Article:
Other policies should give us pause. For example, Obama is sticking to his campaign promises on trade, which means we have no trade policy. The Korea-U.S. Free Trade Agreement has been collecting dust in the Congress. The rest of the region, however, is not standing still. China seems to sign a trade agreement a minute and South Korea is moving forward on an FTA with the EU. If this continues, not only will our economy be disadvantaged, but our regional leadership will also suffer. While the Obama administration has done a fine job showing up to Asian multilateral meetings, without new trade proposals it has shown up empty handed.

A second troubling policy is the absence of any agenda on Taiwan. The Obama team was effusive in its praise of President Ma when he was elected in March 2008 and they applaud his attempts to ease tensions with the Mainland. The Taiwan president is doing what he thinks Washington wants - easing cross Strait tensions. But there was an implicit bargain with Taiwan that we are not upholding. We were supposed to strengthen Ma's hand by strengthening our ties to Taiwan. The Obama team is not helping Ma.  We have not sold any arms to Taiwan even as China has continued its arms buildup across the Strait. And Obama has no plans of yet to deepen economic ties as Taiwan goes forward with a China FTA.

Third, the bluntness with which the team has downplayed China's miserable human rights record is an unfortunate break with past administrations' practices. Secretary Clinton announced that she would deemphasize human rights concerns on her first trip to China. This was followed by the president's refusal to meet with the Dalai Lama when the Tibetan spiritual leader was in Washington last month. The administration has also been silent on Uighur repression and will not meet with Uighur leader Rebiya Kadeer. It does not help either country for us to pretend that we are indifferent about Chinese respect for human rights, when in reality we have a huge stake in China's political liberalization.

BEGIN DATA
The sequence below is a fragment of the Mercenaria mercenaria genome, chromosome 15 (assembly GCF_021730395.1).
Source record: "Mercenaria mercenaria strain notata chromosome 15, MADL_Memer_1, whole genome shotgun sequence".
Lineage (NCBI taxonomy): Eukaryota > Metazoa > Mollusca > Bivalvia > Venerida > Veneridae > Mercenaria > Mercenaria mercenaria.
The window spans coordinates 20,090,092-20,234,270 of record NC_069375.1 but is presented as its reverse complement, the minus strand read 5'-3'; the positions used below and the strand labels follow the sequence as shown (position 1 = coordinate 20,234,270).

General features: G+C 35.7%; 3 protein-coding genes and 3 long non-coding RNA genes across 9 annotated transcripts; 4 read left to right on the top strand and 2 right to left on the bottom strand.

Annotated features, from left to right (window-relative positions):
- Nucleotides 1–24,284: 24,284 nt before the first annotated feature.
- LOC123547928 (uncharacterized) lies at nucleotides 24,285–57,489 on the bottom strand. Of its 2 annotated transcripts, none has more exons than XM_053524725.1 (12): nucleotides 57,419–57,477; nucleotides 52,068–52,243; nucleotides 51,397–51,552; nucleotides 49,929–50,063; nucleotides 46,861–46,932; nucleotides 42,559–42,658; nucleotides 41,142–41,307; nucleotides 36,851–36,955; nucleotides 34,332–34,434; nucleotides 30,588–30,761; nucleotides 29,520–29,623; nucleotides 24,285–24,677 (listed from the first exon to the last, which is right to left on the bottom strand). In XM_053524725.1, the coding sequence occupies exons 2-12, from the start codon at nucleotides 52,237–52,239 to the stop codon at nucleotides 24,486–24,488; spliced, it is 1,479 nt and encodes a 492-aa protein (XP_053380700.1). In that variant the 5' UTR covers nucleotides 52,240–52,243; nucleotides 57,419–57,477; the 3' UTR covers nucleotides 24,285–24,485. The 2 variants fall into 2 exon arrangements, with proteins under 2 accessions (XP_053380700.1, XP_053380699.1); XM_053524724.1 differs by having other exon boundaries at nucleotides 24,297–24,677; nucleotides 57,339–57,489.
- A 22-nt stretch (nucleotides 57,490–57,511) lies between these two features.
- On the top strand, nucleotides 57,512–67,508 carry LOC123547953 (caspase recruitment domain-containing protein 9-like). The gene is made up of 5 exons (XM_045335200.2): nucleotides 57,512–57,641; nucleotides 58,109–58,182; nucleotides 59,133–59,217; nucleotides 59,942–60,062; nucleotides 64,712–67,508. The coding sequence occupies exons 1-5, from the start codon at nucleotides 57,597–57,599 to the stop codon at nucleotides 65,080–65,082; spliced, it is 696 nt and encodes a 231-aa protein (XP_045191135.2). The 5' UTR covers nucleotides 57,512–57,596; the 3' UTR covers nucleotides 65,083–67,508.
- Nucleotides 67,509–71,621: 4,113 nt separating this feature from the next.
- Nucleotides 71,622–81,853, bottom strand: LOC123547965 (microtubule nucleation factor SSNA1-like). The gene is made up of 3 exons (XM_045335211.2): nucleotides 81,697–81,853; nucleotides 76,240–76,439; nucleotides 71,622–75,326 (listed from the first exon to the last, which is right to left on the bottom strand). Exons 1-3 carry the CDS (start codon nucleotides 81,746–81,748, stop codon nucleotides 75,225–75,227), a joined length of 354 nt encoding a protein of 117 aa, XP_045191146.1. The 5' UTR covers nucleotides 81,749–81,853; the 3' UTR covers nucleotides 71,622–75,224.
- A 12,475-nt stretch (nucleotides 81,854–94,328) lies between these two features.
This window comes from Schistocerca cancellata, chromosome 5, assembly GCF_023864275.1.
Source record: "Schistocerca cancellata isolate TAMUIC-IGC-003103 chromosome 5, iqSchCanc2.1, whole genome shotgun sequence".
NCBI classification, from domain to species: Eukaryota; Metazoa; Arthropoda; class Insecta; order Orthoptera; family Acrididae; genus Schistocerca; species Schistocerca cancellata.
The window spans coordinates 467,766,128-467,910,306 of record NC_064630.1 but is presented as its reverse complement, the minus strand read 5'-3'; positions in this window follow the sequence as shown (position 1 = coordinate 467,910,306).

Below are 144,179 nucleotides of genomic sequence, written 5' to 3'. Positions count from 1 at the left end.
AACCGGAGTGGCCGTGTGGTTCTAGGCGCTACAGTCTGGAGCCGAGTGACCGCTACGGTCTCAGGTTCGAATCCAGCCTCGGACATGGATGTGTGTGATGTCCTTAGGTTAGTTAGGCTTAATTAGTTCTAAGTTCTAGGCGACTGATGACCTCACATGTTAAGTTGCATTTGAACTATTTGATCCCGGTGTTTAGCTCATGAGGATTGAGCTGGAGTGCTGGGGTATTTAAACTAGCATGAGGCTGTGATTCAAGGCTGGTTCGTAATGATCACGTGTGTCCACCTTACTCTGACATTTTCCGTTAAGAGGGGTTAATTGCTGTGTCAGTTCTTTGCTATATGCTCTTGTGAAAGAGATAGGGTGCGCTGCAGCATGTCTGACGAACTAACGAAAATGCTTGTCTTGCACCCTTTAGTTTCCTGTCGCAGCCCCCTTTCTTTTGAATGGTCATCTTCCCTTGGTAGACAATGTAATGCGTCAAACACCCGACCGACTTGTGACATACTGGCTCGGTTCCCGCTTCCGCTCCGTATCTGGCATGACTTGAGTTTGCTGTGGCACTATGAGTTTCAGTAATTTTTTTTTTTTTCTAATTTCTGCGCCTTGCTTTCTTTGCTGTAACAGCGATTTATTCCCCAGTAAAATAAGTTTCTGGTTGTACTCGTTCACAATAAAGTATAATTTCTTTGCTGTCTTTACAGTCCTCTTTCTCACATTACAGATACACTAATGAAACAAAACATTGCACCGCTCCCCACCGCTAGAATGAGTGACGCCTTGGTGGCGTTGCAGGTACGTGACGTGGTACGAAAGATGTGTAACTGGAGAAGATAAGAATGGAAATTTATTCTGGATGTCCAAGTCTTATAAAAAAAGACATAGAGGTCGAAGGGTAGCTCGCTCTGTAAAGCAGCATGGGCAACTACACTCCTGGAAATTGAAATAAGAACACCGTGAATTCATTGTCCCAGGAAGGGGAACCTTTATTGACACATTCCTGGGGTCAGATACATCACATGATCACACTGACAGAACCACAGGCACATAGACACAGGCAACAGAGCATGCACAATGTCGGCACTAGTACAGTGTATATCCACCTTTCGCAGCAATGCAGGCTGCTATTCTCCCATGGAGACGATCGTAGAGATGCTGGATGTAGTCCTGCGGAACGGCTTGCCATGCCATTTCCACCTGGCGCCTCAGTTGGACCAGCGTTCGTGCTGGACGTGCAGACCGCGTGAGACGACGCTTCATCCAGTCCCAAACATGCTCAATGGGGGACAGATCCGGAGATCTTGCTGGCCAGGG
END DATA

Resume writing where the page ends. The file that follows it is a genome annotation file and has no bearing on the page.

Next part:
Overall, despite a regular barrage of criticism by Candidate Obama directed at President Bush for his supposed neglect of Asia (never a fair criticism), the Obama team has not wowed the region with new ideas or lavished it with attention. During Bush's first year, his administration had offered the largest arms package ever to Taiwan, was well on its way to substantially upgrading ties with Japan, and was negotiating a diplomatic breakthrough with India of historical significance. Then-U.S. Trade Representative Bob Zoellick was negotiating free trade agreements with Singapore, Australia, and Korea.